A completed work of art is always nice to observe and reflect upon, but for others, the collaboration and development process is what makes that piece meaningful. Alex Canelos, an artist for the Roost Gallery, is currently displaying his work at the Roost that emphasizes that process.
The exhibit, “Drawings and Paintings,” debuted on Nov. 14 and held its opening reception on Nov. 16. It will be on display until Dec. 8.
Canelos studied at the Parsons School of Design for illustration and graphic design and has done graphic design work for The New York City Department of Transportation and The Federal Reserve Bank of New York. He also is the director of The Sevenfold Studio, a graphic design studio based in the Hudson Valley.
The artwork featured at the gallery was rooted in the style of European Renaissance art in the 1500s, so a great emphasis was placed on form and shading. “Three Head Studies,” featured portraits of three models, Gerald S., Dusty C. and Mike L. The way light and shadow fell on each of the subjects’ faces helped heighten their respective emotions, while the distinctly colored backgrounds were eye-popping and demanded attention.
However, the style of the pieces isn’t their defining feature, but rather the collaboration and development that went into them. The gallery featured various sketches of models and other objects. “David’s Eye (Color By Numbers)” was a sketch of the eye from Michelangelo’s “David.” Surrounding the sketch itself were various notes left by Canelos as he was creating it.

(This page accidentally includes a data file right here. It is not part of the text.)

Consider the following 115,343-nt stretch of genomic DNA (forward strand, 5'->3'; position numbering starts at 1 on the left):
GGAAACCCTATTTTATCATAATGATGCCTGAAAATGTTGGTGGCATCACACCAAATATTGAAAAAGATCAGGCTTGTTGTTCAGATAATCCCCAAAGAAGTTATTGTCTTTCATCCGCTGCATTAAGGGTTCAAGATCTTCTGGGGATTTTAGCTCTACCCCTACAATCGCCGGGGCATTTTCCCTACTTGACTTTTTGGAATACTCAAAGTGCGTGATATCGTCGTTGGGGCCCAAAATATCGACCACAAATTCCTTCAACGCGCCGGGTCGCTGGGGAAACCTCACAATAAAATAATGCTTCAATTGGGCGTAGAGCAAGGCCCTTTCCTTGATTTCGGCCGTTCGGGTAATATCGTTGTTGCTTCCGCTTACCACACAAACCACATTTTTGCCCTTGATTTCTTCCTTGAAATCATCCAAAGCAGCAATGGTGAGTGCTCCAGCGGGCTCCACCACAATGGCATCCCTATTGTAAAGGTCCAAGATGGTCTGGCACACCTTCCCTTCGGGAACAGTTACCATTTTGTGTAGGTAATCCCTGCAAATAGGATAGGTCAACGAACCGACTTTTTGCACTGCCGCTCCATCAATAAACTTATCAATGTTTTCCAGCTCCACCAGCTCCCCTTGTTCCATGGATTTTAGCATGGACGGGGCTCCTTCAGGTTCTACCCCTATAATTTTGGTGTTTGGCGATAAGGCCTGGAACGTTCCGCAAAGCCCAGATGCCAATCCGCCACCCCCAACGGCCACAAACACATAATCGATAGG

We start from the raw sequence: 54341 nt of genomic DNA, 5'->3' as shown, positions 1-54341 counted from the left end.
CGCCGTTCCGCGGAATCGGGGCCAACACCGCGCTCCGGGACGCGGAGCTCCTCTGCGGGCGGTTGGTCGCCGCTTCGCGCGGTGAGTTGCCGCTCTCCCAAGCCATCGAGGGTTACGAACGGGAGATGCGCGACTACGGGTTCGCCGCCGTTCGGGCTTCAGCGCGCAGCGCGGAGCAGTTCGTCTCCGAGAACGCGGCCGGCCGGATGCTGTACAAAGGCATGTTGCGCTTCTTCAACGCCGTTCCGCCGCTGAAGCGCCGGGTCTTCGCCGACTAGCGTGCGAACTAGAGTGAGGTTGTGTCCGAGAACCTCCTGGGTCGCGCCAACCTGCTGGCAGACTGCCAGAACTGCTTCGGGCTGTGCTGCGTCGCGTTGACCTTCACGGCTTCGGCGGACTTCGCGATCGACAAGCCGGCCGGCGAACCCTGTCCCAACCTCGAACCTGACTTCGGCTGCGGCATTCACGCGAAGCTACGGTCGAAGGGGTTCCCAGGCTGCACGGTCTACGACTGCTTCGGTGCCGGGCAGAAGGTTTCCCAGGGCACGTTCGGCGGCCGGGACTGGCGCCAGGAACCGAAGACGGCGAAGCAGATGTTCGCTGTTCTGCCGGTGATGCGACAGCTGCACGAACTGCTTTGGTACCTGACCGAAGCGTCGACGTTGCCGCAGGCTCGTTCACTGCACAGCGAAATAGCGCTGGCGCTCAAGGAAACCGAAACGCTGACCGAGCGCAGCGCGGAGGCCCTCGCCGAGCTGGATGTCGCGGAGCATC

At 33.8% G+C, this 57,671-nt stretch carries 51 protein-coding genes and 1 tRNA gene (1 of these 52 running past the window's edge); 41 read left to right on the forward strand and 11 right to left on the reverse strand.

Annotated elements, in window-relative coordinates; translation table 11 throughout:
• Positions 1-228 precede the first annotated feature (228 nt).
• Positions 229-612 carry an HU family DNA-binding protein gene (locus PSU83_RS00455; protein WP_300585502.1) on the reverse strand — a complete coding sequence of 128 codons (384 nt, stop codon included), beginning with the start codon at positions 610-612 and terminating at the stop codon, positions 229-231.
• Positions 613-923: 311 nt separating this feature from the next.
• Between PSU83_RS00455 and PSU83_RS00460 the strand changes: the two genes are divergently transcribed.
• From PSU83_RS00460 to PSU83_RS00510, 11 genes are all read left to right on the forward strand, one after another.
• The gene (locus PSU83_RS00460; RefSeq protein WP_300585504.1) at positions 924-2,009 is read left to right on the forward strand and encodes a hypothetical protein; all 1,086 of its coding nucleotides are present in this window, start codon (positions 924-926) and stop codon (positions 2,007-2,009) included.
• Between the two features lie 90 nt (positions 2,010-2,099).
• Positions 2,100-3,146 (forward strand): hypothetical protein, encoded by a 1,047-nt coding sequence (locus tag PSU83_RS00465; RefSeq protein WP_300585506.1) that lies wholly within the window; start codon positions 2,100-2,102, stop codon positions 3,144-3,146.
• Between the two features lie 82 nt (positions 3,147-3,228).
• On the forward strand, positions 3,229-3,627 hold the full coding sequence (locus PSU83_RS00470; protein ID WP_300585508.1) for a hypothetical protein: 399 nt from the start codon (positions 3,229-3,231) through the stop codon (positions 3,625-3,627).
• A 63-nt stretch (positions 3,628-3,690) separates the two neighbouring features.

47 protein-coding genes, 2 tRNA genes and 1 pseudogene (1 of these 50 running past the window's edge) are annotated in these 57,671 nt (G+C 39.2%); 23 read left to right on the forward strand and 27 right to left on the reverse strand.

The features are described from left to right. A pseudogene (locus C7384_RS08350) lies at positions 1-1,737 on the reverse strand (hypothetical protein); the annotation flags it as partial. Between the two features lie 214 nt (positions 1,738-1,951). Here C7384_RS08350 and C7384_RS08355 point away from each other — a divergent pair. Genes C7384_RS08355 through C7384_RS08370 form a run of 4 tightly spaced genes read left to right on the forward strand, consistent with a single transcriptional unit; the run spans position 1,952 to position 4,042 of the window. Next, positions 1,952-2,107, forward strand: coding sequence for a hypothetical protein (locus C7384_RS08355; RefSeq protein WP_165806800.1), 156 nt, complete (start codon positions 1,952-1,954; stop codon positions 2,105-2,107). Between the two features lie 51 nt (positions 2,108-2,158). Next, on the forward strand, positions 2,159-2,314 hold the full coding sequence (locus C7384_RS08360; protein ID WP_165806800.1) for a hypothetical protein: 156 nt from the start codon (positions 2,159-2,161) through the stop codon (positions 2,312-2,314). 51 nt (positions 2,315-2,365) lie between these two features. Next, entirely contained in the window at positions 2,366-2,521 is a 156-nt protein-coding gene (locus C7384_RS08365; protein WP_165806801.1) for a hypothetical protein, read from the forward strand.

Canelos explained why he included these sketches in his exhibit. “I think there’s so much emphasis, in our present-day society about the end result,” Canelos said. “I wanted to derail that a little bit and bring in things that were a part of something that was finalized, but it was [an earlier stage].”
The centerpiece of the gallery was “Survey,” a landscape painting featuring three different models on a field. The field itself is almost a surreal landscape. The foreground is populated by green grass and a yellow, blooming flower, while in the mid-ground the grass appears slightly dry and even decaying, the background features orange trees transitioning into autumn.
Of note are the three models. To the right, a young woman is taking a dancing pose, as if she were a ballerina. In the middle, another young woman is leaning on two trees, nude. On the left is a young man surveying the landscape with what appears to be a camera or telescope. This last model was added by two students in Canelos’ model drawing class.
For Canelos, collaboration is an incredibly important part of the artistic process.
“Communicating with other people and working with them presents a whole other dimension in the process,” Canelos said. “Which for me, is a very warm kind of collaboration, just trying to be open to other people who may or may not have the same ideas of how to proceed with a composition.” Supplemental materials, such as the sketch of the piece and the materials the students used were present in the gallery.
Canelos hopes a connection is developed between the art and the viewer.
“It’s trying to approach very simply, and by simply, I mean looking at the patterns of lights and darks… and taking that in with something other than one’s intellect,” Canelos said. “Maybe somebody could come back, and maybe one of the visits that they make, and all that would drop away, all the history and theory would drop away, and they would connect with the piece in a physical way.”